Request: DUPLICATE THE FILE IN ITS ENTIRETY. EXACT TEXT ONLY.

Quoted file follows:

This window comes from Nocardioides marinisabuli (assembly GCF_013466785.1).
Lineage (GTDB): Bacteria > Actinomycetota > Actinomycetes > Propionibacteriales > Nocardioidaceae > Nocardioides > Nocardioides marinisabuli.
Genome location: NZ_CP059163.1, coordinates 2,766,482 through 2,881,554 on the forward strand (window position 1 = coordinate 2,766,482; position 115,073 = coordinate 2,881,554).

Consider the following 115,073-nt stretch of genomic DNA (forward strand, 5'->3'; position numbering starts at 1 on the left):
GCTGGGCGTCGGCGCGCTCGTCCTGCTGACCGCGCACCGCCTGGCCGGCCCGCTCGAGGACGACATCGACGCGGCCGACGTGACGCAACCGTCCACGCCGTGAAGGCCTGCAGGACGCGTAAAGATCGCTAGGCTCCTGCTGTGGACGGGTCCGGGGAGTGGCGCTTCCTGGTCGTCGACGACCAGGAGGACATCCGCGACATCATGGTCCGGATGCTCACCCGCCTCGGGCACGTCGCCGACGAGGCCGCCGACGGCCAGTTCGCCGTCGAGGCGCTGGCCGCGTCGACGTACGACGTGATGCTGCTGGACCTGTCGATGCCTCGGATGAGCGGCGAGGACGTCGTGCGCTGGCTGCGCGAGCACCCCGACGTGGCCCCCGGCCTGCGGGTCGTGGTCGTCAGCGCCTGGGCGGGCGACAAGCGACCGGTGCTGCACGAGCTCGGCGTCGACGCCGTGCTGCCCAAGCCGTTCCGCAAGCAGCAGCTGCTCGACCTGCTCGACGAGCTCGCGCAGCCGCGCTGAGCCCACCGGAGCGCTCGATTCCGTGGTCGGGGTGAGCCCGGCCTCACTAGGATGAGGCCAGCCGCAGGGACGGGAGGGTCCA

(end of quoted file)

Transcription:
This window comes from Nocardioides marinisabuli (assembly GCF_013466785.1).
Lineage (GTDB): Bacteria > Actinomycetota > Actinomycetes > Propionibacteriales > Nocardioidaceae > Nocardioides > Nocardioides marinisabuli.
Genome location: NZ_CP059163.1, coordinates 2,766,482 through 2,881,554 on the forward strand (window position 1 = coordinate 2,766,482; position 115,073 = coordinate 2,881,554).

Consider the following 115,073-nt stretch of genomic DNA (forward strand, 5'->3'; position numbering starts at 1 on the left):
GCTGGGCGTCGGCGCGCTCGTCCTGCTGACCGCGCACCGCCTGGCCGGCCCGCTCGAGGACGACATCGACGCGGCCGACGTGACGCAACCGTCCACGCCGTGAAGGCCTGCAGGACGCGTAAAGATCGCTAGGCTCCTGCTGTGGACGGGTCCGGGGAGTGGCGCTTCCTGGTCGTCGACGACCAGGAGGACATCCGCGACATCATGGTCCGGATGCTCACCCGCCTCGGGCACGTCGCCGACGAGGCCGCCGACGGCCAGTTCGCCGTCGAGGCGCTGGCCGCGTCGACGTACGACGTGATGCTGCTGGACCTGTCGATGCCTCGGATGAGCGGCGAGGACGTCGTGCGCTGGCTGCGCGAGCACCCCGACGTGGCCCCCGGCCTGCGGGTCGTGGTCGTCAGCGCCTGGGCGGGCGACAAGCGACCGGTGCTGCACGAGCTCGGCGTCGACGCCGTGCTGCCCAAGCCGTTCCGCAAGCAGCAGCTGCTCGACCTGCTCGACGAGCTCGCGCAGCCGCGCTGAGCCCACCGGAGCGCTCGATTCCGTGGTCGGGGTGAGCCCGGCCTCACTAGGATGAGGCCAGCCGCAGGGACGGGAGGGTCCA